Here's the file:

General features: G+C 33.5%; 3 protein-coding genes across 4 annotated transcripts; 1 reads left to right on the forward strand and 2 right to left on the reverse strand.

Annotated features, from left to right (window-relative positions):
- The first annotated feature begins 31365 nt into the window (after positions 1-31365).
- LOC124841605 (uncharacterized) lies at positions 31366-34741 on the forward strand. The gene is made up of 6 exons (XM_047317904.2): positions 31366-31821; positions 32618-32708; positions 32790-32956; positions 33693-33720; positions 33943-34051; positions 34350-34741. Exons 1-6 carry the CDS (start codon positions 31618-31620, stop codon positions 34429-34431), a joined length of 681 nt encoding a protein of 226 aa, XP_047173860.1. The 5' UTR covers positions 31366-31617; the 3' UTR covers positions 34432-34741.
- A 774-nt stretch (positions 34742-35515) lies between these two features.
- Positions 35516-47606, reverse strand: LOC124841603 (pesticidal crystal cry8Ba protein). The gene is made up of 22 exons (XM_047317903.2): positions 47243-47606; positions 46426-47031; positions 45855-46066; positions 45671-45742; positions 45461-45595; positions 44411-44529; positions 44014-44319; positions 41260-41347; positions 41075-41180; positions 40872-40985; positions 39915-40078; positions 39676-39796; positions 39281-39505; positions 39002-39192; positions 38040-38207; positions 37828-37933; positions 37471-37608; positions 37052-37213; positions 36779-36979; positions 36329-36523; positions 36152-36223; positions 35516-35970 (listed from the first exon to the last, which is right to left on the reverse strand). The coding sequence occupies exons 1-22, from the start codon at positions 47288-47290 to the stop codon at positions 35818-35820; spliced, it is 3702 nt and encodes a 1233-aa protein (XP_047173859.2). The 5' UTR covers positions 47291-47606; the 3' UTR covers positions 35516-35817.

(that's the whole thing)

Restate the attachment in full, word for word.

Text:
General features: G+C 33.5%; 3 protein-coding genes across 4 annotated transcripts; 1 reads left to right on the forward strand and 2 right to left on the reverse strand.

Annotated features, from left to right (window-relative positions):
- The first annotated feature begins 31365 nt into the window (after positions 1-31365).
- LOC124841605 (uncharacterized) lies at positions 31366-34741 on the forward strand. The gene is made up of 6 exons (XM_047317904.2): positions 31366-31821; positions 32618-32708; positions 32790-32956; positions 33693-33720; positions 33943-34051; positions 34350-34741. Exons 1-6 carry the CDS (start codon positions 31618-31620, stop codon positions 34429-34431), a joined length of 681 nt encoding a protein of 226 aa, XP_047173860.1. The 5' UTR covers positions 31366-31617; the 3' UTR covers positions 34432-34741.
- A 774-nt stretch (positions 34742-35515) lies between these two features.
- Positions 35516-47606, reverse strand: LOC124841603 (pesticidal crystal cry8Ba protein). The gene is made up of 22 exons (XM_047317903.2): positions 47243-47606; positions 46426-47031; positions 45855-46066; positions 45671-45742; positions 45461-45595; positions 44411-44529; positions 44014-44319; positions 41260-41347; positions 41075-41180; positions 40872-40985; positions 39915-40078; positions 39676-39796; positions 39281-39505; positions 39002-39192; positions 38040-38207; positions 37828-37933; positions 37471-37608; positions 37052-37213; positions 36779-36979; positions 36329-36523; positions 36152-36223; positions 35516-35970 (listed from the first exon to the last, which is right to left on the reverse strand). The coding sequence occupies exons 1-22, from the start codon at positions 47288-47290 to the stop codon at positions 35818-35820; spliced, it is 3702 nt and encodes a 1233-aa protein (XP_047173859.2). The 5' UTR covers positions 47291-47606; the 3' UTR covers positions 35516-35817.